Manchin possibly emerging as pick to lead US Energy Department

By By Kevin Cirilli, Jennifer Jacobs and Steven T. Dennis
Bloomberg
Gazette-Mail file photo
Sen. Joe Manchin, D-W.Va.

Some White House and Republican officials are exploring the idea of putting West Virginia Democratic Sen. Joe Manchin in charge of the Energy Department, according to four people familiar with the discussions, a move that could boost President Donald Trump’s stalled legislative agenda.

If Manchin were offered and accepted the position, that would allow West Virginia Gov. Jim Justice — a newly reminted Republican — to appoint a GOP successor and bring the party a vote closer in the Senate to being able to repeal the Affordable Care Act. The idea is in the early stages of consideration, and it’s unclear if it has support within the administration, according to the sources, who described the conversations under condition of anonymity.

A spokesman for Manchin would not say if West Virginia’s senior senator would take the Energy secretary job — currently held by former Texas governor Rick Perry — if offered.

“Senator Manchin has not had any recent conversations with the administration about the secretary of Energy position,” Jonathan Kott said. “He remains committed to serving the people of West Virginia.”

Manchin, who faces a tough re-election battle in 2018, was considered for the post after Trump won election in November. His nomination fell through, in part, because Trump wouldn’t assure him that he could pick his own staff, according to two people familiar with the staff selections.

Perry was named Energy secretary instead, and it’s unclear if he would be open to taking another position in the administration. He has been among the candidates considered to replace John Kelly at the Department of Homeland Security, according to three people familiar with the deliberations. Kelly, who became White House chief of staff last week, and Trump haven’t yet decided who should succeed him as Homeland Security secretary.

Perry has not been a seamless fit with the Energy Department, where the two most recent secretaries had Ph.Ds in physics. Perry was an animal science major at Texas A&M, and he advocated abolishing the department during his own presidential bid. The U.S. Air Force veteran was initially under consideration to lead the Pentagon under Trump.

With an annual budget of about $30 billion, the Energy Department’s work ranges from safeguarding nuclear weapons to the research into carbon-capture technology and maintaining the Strategic Petroleum Reserve. Perry has expressed a deep interest in the nuclear security and intelligence aspects of the post, and he has become a vocal advocate for the national laboratories and for U.S. energy exports.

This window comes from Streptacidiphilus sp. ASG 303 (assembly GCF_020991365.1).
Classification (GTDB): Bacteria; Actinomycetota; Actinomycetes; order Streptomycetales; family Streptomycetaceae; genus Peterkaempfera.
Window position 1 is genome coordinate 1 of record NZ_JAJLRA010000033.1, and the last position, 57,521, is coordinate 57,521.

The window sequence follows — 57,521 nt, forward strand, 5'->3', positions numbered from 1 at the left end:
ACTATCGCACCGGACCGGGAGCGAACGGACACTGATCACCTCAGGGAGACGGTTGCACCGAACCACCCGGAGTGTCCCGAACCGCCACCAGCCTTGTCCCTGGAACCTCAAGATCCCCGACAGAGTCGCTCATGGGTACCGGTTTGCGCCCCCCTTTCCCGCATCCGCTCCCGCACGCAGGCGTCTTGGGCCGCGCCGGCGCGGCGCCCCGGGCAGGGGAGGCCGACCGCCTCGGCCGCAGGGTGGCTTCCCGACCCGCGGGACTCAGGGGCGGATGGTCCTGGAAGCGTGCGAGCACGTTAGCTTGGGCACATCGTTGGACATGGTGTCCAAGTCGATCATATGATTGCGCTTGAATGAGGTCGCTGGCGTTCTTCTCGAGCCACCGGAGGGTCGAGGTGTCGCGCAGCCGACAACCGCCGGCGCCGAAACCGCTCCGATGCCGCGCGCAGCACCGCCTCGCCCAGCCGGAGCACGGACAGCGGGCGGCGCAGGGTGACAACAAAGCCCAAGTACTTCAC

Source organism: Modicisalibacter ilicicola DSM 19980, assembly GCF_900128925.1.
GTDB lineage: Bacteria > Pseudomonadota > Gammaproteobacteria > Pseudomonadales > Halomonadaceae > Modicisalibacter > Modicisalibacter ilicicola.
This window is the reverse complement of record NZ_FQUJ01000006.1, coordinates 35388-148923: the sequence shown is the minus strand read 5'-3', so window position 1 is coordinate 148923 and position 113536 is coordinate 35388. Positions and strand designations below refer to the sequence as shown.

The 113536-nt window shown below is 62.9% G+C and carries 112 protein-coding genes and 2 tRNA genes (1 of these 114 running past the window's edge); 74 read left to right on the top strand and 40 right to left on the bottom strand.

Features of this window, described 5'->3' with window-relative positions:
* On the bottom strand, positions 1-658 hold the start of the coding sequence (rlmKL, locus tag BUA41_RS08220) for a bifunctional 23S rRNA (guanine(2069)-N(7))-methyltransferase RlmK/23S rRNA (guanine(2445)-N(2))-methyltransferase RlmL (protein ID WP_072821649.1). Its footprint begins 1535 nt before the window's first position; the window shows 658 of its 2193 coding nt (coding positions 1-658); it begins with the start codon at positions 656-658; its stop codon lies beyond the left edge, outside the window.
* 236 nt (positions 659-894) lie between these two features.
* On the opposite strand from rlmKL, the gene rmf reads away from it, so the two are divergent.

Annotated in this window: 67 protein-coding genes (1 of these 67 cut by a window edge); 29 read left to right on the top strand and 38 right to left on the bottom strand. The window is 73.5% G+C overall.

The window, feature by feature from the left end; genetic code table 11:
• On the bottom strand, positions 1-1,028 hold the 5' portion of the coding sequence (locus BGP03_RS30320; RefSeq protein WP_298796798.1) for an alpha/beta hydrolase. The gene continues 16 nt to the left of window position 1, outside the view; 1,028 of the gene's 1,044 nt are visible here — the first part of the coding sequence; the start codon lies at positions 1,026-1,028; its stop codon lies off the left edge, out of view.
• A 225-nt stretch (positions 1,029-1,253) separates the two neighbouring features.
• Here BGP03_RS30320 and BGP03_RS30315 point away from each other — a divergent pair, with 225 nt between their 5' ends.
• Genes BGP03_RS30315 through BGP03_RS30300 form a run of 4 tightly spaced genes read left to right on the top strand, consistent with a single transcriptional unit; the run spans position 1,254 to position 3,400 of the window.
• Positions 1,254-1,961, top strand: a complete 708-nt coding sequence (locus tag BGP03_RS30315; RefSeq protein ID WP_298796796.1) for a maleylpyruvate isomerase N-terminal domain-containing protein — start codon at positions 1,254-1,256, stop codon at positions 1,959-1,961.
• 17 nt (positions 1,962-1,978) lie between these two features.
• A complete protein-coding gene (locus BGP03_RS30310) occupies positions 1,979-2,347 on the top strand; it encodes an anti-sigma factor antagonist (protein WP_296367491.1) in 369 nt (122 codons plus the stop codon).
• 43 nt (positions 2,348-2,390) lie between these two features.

The ultimate goal of such a Cabinet shift would be to jump-start Trump’s agenda in Congress, particularly repealing the 2010 ACA. Yet, to execute the idea and pass an Obamacare repeal, Republicans and the administration would have to pull off a highly choreographed series of events. Perry would have to agree to take another job, the Senate would have to confirm Manchin as Energy secretary, and Senate Majority Leader Mitch McConnell would then have to bring a repeal bill back up without losing any of the 49 Republican senators who voted for the so-called “skinny repeal.”

Some of those senators, however, like Lindsey Graham of South Carolina, said they were only voting for the bill to bring it to negotiations with the House. Other Republicans, like Lamar Alexander of Tennessee, are working on a bipartisan fix.

Moreover, Manchin would face intense pressure from fellow Democrats not to leave the Senate and bear some personal responsibility for a repeal of the ACA.

Manchin has said in interviews that he warned Trump personally that people in his state who gained insurance under the law don’t know who gave it to them, but would surely know who took it away.

Earlier this month, Trump appeared at a political rally in Huntington, where Justice announced that he was changing parties from Democrat to Republican. Justice was a Republican before switching to Democrat for his gubernatorial run.

Manchin has sought to position himself as a political independent. In a recent interview with the Gazette-Mail, Manchin said he won’t commit to Democratic policy positions just to win re-election.

“The bottom line is, if it doesn’t help West Virginia, it doesn’t make sense to me,” Manchin told the newspaper. “Just because there’s an election doesn’t mean I sign on or don’t sign on.”

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